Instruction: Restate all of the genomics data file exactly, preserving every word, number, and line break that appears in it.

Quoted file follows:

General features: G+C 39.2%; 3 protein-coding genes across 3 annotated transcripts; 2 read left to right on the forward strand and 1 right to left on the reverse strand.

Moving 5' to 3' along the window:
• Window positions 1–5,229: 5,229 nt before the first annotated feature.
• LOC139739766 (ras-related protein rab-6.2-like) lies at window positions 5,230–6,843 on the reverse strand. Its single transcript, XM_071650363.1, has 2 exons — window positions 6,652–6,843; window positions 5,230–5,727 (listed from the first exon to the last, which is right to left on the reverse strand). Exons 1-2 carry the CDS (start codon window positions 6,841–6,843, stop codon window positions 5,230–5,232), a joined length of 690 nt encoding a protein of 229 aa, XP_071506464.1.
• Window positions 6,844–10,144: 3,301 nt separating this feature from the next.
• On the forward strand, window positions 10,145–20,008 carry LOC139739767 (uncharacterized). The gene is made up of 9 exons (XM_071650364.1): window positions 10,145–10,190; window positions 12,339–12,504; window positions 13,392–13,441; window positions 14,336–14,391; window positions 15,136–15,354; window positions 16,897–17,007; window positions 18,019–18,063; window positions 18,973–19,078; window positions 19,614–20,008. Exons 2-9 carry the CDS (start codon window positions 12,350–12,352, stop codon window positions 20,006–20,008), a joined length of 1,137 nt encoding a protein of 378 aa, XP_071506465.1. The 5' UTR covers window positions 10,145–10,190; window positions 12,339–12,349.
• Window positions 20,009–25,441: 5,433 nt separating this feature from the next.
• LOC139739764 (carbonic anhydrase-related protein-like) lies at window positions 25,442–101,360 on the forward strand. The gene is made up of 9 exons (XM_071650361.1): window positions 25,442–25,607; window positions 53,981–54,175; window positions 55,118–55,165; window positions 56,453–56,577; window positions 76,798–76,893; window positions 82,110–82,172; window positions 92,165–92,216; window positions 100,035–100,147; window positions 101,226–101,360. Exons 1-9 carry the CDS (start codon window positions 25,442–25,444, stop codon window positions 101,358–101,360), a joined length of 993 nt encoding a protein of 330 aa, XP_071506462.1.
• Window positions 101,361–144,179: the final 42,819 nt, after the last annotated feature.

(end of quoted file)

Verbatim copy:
General features: G+C 39.2%; 3 protein-coding genes across 3 annotated transcripts; 2 read left to right on the forward strand and 1 right to left on the reverse strand.

Moving 5' to 3' along the window:
• Window positions 1–5,229: 5,229 nt before the first annotated feature.
• LOC139739766 (ras-related protein rab-6.2-like) lies at window positions 5,230–6,843 on the reverse strand. Its single transcript, XM_071650363.1, has 2 exons — window positions 6,652–6,843; window positions 5,230–5,727 (listed from the first exon to the last, which is right to left on the reverse strand). Exons 1-2 carry the CDS (start codon window positions 6,841–6,843, stop codon window positions 5,230–5,232), a joined length of 690 nt encoding a protein of 229 aa, XP_071506464.1.
• Window positions 6,844–10,144: 3,301 nt separating this feature from the next.
• On the forward strand, window positions 10,145–20,008 carry LOC139739767 (uncharacterized). The gene is made up of 9 exons (XM_071650364.1): window positions 10,145–10,190; window positions 12,339–12,504; window positions 13,392–13,441; window positions 14,336–14,391; window positions 15,136–15,354; window positions 16,897–17,007; window positions 18,019–18,063; window positions 18,973–19,078; window positions 19,614–20,008. Exons 2-9 carry the CDS (start codon window positions 12,350–12,352, stop codon window positions 20,006–20,008), a joined length of 1,137 nt encoding a protein of 378 aa, XP_071506465.1. The 5' UTR covers window positions 10,145–10,190; window positions 12,339–12,349.
• Window positions 20,009–25,441: 5,433 nt separating this feature from the next.
• LOC139739764 (carbonic anhydrase-related protein-like) lies at window positions 25,442–101,360 on the forward strand. The gene is made up of 9 exons (XM_071650361.1): window positions 25,442–25,607; window positions 53,981–54,175; window positions 55,118–55,165; window positions 56,453–56,577; window positions 76,798–76,893; window positions 82,110–82,172; window positions 92,165–92,216; window positions 100,035–100,147; window positions 101,226–101,360. Exons 1-9 carry the CDS (start codon window positions 25,442–25,444, stop codon window positions 101,358–101,360), a joined length of 993 nt encoding a protein of 330 aa, XP_071506462.1.
• Window positions 101,361–144,179: the final 42,819 nt, after the last annotated feature.